Nineteen. That’s how many trails Cheyenne Mountain State Park offers. Some are small connector trails, others take you into the far reaches of the park.
Like most treks here, the hike starts at the Limekiln Trailhead – the park’s main trailhead (directions below).
Start your hike on the wide, dirt trail between the bathrooms and the nature signs. A short distance from the parking lot, there’s a trail register and a trail split. This is the start of the Zook Loop. Go left.
A short distance away, you’ll cross a bridge and pass the turn-off for the Talon Trail. Stay on the Zook Loop for now. A few more steps and you’ll spot an old corral on your left and get a new view of the park’s namesake – Cheyenne Mountain – on your right.
At the next trail split, you should see a sign for the Sundance Trail. Turn left and start the Sundance Loop. This first section is a wide open meadow. You’ll hike up to a rise and turn west. Here you’ll, once again, enjoy a view of the mountain.
Just a short distance away, you may spot a spur trail with a small sign that says “overlook ahead.” It’s just a short walk to a bench with a view of the park’s southeast side. Take a break, take in the views, then return to the main trail.
Back on the main trail, be careful in this next spot. At the next trail split, you’ll want to continue straight ahead, but don’t. That’s the Turkey Trot Trail. It cuts off most of the loop. I recommend turning right and staying on the Sundance Trail.
This next section of the trail winds through the grasslands, then goes up and over a small ridge. Now the trail changes. After hiking through mostly prairie and shrubs, now the trail goes into the forest. And there’s another small spur trail with an overlook. This overlook has a bench with a view north. However, due to the thick vegetation in the area, you may have to stand on the bench to get much of a view here.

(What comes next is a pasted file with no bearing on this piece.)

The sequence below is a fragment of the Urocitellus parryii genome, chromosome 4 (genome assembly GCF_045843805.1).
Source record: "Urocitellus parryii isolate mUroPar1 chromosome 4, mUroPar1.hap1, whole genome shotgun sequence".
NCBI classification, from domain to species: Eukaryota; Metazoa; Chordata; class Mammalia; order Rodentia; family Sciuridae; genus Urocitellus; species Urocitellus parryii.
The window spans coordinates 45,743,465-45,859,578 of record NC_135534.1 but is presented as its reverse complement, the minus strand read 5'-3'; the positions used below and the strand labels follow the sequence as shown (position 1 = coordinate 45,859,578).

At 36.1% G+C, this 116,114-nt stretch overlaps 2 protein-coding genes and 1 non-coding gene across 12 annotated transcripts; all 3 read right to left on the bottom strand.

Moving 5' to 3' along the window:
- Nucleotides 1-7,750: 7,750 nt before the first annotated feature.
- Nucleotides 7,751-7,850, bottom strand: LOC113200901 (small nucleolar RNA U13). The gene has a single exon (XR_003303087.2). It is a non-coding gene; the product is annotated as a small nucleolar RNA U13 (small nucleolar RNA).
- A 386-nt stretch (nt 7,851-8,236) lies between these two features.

Back on the main trail, you’ll continue hiking through the forest to a sign that talks about some of the animals that live here – deer, bears, mountain lions, even ladybugs and butterflies.
About 1.4 miles from the trailhead, the Sundance Trail appears to end at the Talon Trail. There’s a three-way split – the Talon Trail goes east, the Talon Trail goes west and there’s the trail you’ve been on. Look closely at the map and you may notice, you’ll have to walk a short distance on the Talon Trail to continue on the Sundance Loop. It was just a few steps and we were back on the Sundance Trail.
About a third of a mile from that split you’ll come to a bench and an unmarked split. Again, the map came in handy. You’ll notice both of these trails are the Sundance Trail, you just have to pick a side. For what it’s worth, I recommend going right, taking the southern trail. Why? Because you might see a moose. Not a real moose. But a moose and other fake animals and targets set up for visitors to the nearby archery range.
After 0.15 miles, the trails merge again and you’ll continue around the Sundance Loop, soon seeing the large archery range. At this point, you may hear traffic. That’s because the Sundance Trail gets near Highway 115, which goes past the park.
As you get closer to finishing the loop, you’ll pass through a prairie dog colony and then find yourself back at the parking lot. Turn at the building, walk up a couple stairs and you’ll be back at the bathrooms, where we started. You should also spot a playground, but the signs says the area is for kids 5-12 years old, not adults who act like kids.
Details: The hike around the Sundance Loop is about 3.3 miles with 300 feet of elevation gain with all the short ups and downs.
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Admission: $7 per car in 2014
Directions: From I-25, take exit #135 South Academy and turn west. Drive about 1.9 miles to Highway 115 and turn south. Drive 1.9 miles to State Park Road. Turn off at the Visitor's Center or stay on the road to the entrance station and then the trailhead parking lot.